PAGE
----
Hunger of Memory is a memoir of the educational experience of Richard Rodriguez and his journey as a first generation Mexican- American citizen. The book is compiled of a prologue, in which he states his reasons for writing, and six chapters with no specific chronological order. Richard Rodriguez grew up in a white, middle-class neighborhood and attended a Catholic school. He describes his early childhood as a war between his “public” and “private life”: a war between school and home. He struggled when he first started school, because English was his second language and he felt insecure about his shaky ability to communicate through it.
In Richard Rodriguez’s essay, “The Achievement of Desire” he brings you through important memories of his life that impacted his education, and more specifically his reading and writing. As a child, he was eager to learn and ready to soak up all the knowledge he could get. He received many awards and good feedback from his teachers which gave him all the more motivation to learn more. Soon his motivation came out of annoyance of his parents.
This presentation is based on language and identity. Rodriguez states that it was a struggle growing up in an English speaking environment because of his heritage. He didn’t feel like he fit in with the other kids at his school. He learned that going back and forth with switching languages had some positive and negative effect on him. Throughout his essay, he shows that after a while of practicing English he diverted from Spanish to English becoming his first language.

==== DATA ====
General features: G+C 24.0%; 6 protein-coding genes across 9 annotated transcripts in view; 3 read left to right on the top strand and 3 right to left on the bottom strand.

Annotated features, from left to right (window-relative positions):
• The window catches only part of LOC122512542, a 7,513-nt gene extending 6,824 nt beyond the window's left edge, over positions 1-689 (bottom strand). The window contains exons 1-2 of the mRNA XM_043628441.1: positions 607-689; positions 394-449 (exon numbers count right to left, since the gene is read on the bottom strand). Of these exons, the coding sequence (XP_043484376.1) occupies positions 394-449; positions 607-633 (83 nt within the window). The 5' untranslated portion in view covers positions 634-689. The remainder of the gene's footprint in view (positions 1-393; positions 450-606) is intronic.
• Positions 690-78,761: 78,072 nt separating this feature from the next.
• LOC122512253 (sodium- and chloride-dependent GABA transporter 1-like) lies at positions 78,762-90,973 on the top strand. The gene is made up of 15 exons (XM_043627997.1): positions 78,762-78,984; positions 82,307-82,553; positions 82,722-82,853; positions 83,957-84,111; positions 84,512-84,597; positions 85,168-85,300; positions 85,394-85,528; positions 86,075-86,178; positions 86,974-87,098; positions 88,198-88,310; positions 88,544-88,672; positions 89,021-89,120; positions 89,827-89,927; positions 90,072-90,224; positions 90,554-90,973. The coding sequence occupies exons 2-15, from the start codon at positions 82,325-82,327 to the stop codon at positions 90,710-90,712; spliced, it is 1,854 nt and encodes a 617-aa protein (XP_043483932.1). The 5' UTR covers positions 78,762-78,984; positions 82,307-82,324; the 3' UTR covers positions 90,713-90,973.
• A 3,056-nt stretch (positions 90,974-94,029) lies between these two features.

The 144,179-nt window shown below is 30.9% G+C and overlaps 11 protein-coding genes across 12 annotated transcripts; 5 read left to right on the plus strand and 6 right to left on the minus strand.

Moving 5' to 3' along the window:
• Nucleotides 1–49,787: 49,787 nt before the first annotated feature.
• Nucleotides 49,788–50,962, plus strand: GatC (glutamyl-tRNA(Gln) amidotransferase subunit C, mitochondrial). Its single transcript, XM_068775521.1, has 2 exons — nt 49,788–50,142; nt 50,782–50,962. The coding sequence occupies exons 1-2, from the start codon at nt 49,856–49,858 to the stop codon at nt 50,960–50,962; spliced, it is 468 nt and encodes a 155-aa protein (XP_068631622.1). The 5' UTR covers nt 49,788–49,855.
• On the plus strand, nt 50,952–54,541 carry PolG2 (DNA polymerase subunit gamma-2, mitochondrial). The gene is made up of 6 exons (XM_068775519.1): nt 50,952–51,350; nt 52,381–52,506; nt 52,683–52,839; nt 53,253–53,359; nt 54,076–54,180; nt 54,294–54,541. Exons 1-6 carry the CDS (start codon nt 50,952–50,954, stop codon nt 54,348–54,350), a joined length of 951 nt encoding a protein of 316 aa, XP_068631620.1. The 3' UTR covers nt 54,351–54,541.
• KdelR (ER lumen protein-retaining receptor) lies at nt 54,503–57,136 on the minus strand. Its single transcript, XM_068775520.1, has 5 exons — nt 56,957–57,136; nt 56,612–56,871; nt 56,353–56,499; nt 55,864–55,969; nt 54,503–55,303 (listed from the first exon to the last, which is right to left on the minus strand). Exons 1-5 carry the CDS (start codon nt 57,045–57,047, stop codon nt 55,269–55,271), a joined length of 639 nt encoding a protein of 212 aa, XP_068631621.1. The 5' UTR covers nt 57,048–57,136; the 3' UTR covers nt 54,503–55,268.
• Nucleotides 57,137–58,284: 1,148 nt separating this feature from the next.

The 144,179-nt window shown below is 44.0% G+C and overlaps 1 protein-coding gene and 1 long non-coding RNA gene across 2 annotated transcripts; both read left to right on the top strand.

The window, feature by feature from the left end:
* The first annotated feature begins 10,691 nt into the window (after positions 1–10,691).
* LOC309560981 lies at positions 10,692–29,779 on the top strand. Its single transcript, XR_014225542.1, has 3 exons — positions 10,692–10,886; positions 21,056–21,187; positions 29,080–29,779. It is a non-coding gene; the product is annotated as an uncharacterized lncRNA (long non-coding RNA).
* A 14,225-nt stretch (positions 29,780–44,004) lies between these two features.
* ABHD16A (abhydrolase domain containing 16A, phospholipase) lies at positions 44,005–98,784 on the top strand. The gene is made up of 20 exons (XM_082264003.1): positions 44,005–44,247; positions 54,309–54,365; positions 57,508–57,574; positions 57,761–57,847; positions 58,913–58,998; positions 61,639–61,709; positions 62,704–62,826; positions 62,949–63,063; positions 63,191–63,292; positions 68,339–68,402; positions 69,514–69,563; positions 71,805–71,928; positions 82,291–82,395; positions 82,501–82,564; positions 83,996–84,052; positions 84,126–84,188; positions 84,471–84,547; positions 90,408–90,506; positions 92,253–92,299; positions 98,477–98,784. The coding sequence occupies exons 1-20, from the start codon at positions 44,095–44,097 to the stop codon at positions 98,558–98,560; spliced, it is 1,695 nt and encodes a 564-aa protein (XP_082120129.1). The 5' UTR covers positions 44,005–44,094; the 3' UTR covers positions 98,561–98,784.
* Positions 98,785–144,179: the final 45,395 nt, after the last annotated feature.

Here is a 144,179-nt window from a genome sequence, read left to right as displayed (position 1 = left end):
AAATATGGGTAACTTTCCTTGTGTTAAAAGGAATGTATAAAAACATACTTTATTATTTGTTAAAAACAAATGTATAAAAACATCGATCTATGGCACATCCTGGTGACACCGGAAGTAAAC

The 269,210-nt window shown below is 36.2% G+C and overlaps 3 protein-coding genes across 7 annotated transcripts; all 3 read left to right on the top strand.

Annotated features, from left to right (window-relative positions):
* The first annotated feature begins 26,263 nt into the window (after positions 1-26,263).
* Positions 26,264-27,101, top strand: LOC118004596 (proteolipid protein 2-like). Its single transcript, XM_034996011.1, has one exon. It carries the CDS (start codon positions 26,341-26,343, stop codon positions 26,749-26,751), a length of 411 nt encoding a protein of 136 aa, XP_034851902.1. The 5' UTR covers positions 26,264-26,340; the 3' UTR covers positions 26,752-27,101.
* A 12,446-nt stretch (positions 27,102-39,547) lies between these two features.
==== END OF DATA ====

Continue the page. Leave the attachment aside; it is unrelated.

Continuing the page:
Rodriguez uses the public vs private analogy multiple times in his essay. Spanish being the private language meaning that fewer people speak and know it, and that because it is private, people who speak it are at a disadvantage. He says, “What I needed to learn in school was that I had the right- and the obligation- to speak the public language of los gringos. ”(6-8) In the first grade, Rodruguez had to alter his personal life and individuality because English had to no
Richard Rodriguez wrote, Aria: A Memoir of a Bilingual Childhood, in his essay he wrote about the problem he faced growing up as a bilingual Hispanic in America. Growing up as a Hispanic in United States was a struggle for Richard Rodriguez. This was because he was a Spanish speaking child and living in an English-speaking society. Rodriguez went to Roman Catholic school where many of his classmates were the children of business man, lawyers and doctors. Adjusting to the American culture helped Rodriguez feel more comfort among the other American students.
Reading an essay must have two sets of eyes, one from a reader and another from a writer. I as a reader, found Rodriguez’s essay rude and relatable; his way for describing what happened to him shared a type of equality with me in a different perspective. On the other hand, reading his writing as a writer I can fully appreciate his way to weave ideas and enjoy vivid descriptions about his life. Rodriguez’s Essay embodies different writing techniques, such as voice and tone. His voice is direct and focus, he describes his life as plain as possible and describes each event so that the reader can follow him through his life.